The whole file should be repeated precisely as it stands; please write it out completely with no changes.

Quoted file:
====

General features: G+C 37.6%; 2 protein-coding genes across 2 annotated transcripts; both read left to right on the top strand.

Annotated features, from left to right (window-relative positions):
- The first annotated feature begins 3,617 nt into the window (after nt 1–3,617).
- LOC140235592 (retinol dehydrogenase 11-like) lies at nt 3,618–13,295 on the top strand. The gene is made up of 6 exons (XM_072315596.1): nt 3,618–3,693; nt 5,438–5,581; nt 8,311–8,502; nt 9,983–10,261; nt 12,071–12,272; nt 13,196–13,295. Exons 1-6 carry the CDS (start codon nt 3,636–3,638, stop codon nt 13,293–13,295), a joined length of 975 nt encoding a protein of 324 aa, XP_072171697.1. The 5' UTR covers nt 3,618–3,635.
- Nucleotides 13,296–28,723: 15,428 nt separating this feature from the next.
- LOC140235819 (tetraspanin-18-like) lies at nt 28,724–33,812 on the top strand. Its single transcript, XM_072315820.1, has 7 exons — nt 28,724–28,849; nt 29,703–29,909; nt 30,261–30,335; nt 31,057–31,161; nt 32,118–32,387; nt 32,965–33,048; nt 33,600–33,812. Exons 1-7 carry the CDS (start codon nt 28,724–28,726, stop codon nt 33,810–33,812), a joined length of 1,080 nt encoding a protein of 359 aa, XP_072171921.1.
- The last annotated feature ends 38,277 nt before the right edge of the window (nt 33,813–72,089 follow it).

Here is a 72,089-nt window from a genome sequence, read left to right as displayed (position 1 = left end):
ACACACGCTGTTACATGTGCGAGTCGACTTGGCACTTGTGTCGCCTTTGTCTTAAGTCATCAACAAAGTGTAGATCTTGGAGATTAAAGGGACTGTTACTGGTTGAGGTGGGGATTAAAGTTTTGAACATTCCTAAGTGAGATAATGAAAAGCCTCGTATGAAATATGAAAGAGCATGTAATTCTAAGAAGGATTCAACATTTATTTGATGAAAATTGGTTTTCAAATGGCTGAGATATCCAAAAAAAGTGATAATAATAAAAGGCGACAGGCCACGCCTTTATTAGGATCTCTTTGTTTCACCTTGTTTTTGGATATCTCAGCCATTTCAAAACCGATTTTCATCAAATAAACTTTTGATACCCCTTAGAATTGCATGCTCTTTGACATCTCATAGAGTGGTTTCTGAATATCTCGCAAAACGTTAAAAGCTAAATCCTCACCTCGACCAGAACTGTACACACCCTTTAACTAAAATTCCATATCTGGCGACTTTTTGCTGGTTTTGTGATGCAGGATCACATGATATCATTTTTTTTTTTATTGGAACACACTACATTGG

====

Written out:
General features: G+C 37.6%; 2 protein-coding genes across 2 annotated transcripts; both read left to right on the top strand.

Annotated features, from left to right (window-relative positions):
- The first annotated feature begins 3,617 nt into the window (after nt 1–3,617).
- LOC140235592 (retinol dehydrogenase 11-like) lies at nt 3,618–13,295 on the top strand. The gene is made up of 6 exons (XM_072315596.1): nt 3,618–3,693; nt 5,438–5,581; nt 8,311–8,502; nt 9,983–10,261; nt 12,071–12,272; nt 13,196–13,295. Exons 1-6 carry the CDS (start codon nt 3,636–3,638, stop codon nt 13,293–13,295), a joined length of 975 nt encoding a protein of 324 aa, XP_072171697.1. The 5' UTR covers nt 3,618–3,635.
- Nucleotides 13,296–28,723: 15,428 nt separating this feature from the next.
- LOC140235819 (tetraspanin-18-like) lies at nt 28,724–33,812 on the top strand. Its single transcript, XM_072315820.1, has 7 exons — nt 28,724–28,849; nt 29,703–29,909; nt 30,261–30,335; nt 31,057–31,161; nt 32,118–32,387; nt 32,965–33,048; nt 33,600–33,812. Exons 1-7 carry the CDS (start codon nt 28,724–28,726, stop codon nt 33,810–33,812), a joined length of 1,080 nt encoding a protein of 359 aa, XP_072171921.1.
- The last annotated feature ends 38,277 nt before the right edge of the window (nt 33,813–72,089 follow it).

Here is a 72,089-nt window from a genome sequence, read left to right as displayed (position 1 = left end):
ACACACGCTGTTACATGTGCGAGTCGACTTGGCACTTGTGTCGCCTTTGTCTTAAGTCATCAACAAAGTGTAGATCTTGGAGATTAAAGGGACTGTTACTGGTTGAGGTGGGGATTAAAGTTTTGAACATTCCTAAGTGAGATAATGAAAAGCCTCGTATGAAATATGAAAGAGCATGTAATTCTAAGAAGGATTCAACATTTATTTGATGAAAATTGGTTTTCAAATGGCTGAGATATCCAAAAAAAGTGATAATAATAAAAGGCGACAGGCCACGCCTTTATTAGGATCTCTTTGTTTCACCTTGTTTTTGGATATCTCAGCCATTTCAAAACCGATTTTCATCAAATAAACTTTTGATACCCCTTAGAATTGCATGCTCTTTGACATCTCATAGAGTGGTTTCTGAATATCTCGCAAAACGTTAAAAGCTAAATCCTCACCTCGACCAGAACTGTACACACCCTTTAACTAAAATTCCATATCTGGCGACTTTTTGCTGGTTTTGTGATGCAGGATCACATGATATCATTTTTTTTTTTATTGGAACACACTACATTGG